• OBS Studio adds in better noise suppression thanks to RNNoise in the 26.0 release out now

        Free and open source video recording and live streaming software OBS Studio version 26.0 is out now.

        Pretty much all you need to get going with video content, OBS Studio being cross-platform and open source opened up a lot of options for Linux users when it arrived a few years ago. It’s been great to see it flourish.

      • PC Gaming Setups for Windows and Linux

        What is the perfect setup for PC Gaming on the software side? Windows? Linux? or Both? Let’s explore all the possibilities.

      • Grand strategy empire builder ‘Arcane Fortune’ has a new release and it went open source

        Arcane Fortune is a game we briefly highlighted at the start of August as one that is inspired by the likes of Civilization, SimCity and Dwarf Fortress and it’s getting bigger again.

        Quite an interesting experience already, with a lot of features and gameplay already there. You can even play it directly in your terminal – if you wish. However, it does also have a “proper” version that uses SDL2 with mouse support. With a new release that went up on September 27, not only has it pulled in new features, it’s also now properly open source. The original release was under a creative commons license but now they’ve moved the code over to the AGPL.

      • Get an early look at the Million Dollar Highway in American Truck Simulator – Colorado

        SCS Software will be launching the American Truck Simulator – Colorado DLC at some point and while work goes on they’ve released a new teaser.

        Here’s one for you truckers, as Colorado has what some say is one of the most beautiful roads in America with the ‘Million Dollar Highway’ and it’s going to be featured in the DLC. A pretty long stretch of road that runs from Bernalillo, New Mexico to Montrose, Colorado in the western United States. Sounds like the perfect place to go for a drive.

      • Episodic horror novel Scarlet Hollow sees a free first episode, Kickstarter soon for more

        Black Tabby Games recently released the first episode of Scarlet Hollow, a horror visual novel and choice-driven adventure game set in the mountains of Appalachia. After the initial release, they put up a Linux version too!

        It’s made by the award-winning graphic novelist Abby Howard whose previously works include the comics of 2013: The Last Halloween, Junior Scientist Power Hour and The Last Halloween – all of which had very successful Kickstarter campaigns. Scarlet Hollow will have hand-drawn backgrounds mixed with animated sprites together with a “complex relationship system to bring to life an immersive world of charming (and terrifying) characters”.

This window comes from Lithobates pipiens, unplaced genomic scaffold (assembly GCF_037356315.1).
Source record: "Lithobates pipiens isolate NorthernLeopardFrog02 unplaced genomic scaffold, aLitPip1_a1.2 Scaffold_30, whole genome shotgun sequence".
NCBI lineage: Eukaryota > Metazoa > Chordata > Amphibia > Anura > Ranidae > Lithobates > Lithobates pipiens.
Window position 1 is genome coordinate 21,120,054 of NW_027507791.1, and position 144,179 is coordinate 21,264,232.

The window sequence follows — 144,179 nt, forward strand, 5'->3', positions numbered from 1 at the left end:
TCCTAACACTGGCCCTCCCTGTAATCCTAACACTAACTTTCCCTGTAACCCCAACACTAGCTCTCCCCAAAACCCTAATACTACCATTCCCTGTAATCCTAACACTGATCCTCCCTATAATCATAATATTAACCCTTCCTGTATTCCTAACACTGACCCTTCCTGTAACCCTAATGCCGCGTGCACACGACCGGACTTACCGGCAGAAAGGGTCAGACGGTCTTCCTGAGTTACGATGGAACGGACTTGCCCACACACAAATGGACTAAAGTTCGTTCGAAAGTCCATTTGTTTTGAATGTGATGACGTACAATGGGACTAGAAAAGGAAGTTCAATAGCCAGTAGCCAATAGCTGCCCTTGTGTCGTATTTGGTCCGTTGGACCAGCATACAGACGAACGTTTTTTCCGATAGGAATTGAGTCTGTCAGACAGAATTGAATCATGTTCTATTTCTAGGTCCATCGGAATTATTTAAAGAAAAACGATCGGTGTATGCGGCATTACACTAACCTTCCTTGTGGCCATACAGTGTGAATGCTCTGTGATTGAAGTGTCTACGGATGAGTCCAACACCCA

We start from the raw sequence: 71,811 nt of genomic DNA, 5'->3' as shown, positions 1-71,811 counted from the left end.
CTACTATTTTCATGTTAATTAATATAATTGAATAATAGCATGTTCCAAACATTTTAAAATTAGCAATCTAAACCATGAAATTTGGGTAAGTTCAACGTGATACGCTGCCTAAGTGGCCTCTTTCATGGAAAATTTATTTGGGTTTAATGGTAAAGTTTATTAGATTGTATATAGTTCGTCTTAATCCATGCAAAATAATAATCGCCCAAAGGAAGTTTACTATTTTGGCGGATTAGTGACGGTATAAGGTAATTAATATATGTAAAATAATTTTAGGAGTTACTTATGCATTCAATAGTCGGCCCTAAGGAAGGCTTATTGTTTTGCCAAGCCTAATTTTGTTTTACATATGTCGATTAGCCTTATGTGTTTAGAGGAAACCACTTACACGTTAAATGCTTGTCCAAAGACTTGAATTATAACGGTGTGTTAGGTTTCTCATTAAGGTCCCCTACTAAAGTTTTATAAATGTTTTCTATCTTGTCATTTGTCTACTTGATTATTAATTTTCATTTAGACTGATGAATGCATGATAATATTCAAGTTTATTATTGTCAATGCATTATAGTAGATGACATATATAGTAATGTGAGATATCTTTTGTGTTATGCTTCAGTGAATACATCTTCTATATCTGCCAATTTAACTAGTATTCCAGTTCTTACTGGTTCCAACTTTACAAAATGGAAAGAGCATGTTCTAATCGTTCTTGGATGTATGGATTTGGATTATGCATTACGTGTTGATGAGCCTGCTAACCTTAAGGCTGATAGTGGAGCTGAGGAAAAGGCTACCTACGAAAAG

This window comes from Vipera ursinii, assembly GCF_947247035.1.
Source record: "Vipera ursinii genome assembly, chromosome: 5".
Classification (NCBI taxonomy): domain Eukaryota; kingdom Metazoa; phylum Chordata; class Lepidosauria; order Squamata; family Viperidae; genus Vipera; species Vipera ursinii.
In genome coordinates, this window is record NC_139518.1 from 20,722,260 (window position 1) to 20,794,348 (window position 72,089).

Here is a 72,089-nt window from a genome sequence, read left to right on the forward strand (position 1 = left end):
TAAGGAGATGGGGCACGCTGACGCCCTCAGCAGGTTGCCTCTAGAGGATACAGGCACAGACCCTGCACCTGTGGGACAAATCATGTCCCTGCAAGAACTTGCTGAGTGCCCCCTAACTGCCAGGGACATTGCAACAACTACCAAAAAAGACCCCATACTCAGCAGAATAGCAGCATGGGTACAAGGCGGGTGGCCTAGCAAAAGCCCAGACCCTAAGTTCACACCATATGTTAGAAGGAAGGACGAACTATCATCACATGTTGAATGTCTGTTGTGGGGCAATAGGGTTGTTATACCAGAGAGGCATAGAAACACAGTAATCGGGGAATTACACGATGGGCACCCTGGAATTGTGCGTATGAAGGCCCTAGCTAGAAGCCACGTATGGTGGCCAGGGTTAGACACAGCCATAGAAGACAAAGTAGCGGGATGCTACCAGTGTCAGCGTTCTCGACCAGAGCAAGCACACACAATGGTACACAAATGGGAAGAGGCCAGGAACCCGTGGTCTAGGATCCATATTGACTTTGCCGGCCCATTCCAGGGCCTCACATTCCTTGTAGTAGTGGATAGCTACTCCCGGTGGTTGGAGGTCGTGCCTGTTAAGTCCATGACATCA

• Great news for Transport Fever 2 fans as Vulkan support is coming

        Transport Fever 2 is a much loved transport sim released with same-day Linux support in December 2019, and it’s only going to keep getting better.

        Gathering over seven thousand user reviews it has a Very Positive rating on Steam, so it’s clear that this second edition from Urban Games and Good Shepherd Entertainment has hit the mark. It has a lot of features, quite a lot of content and graphically it looks pretty good too.

        However, it has just like the first game suffered some performance problems. They’re aware, they’ve done a few updates to fix parts but more is needed. What’s exciting here is that they announced in a post about upcoming macOS support that Linux and Windows will be getting an upgrade with Vulkan!

      • A bit like Stardew in space, One Lonely Outpost is fully funded and on the way to Linux

        Space, sci-fi and farming – what more could you want? One Lonely Outpost is like Stardew Valley for fans who want something a little bit more out there.

        The Kickstarter campaign which is now over ended on $123,195 pledged so there’s clearly a lot of interest and that was way more than their $80,000 initial goal. Linux support is confirmed, and is listed very clearly for it too.

    • Desktop Environments/WMs

      • GNOME Desktop/GTK

        • Welcome to the September 2020 edition of Friends of GNOME Update!

          Several Foundation staff presented at GNOME Africa Onboard Virtual. Kristi Progri helped kick off the event with Foundation vice-president Regina Nkemchor Adejo. M de Blanc and Rosanna Yuen talked about the GNOME code of conduct. Melissa Wu reprised her session on What it’s Like to Be New to GNOME.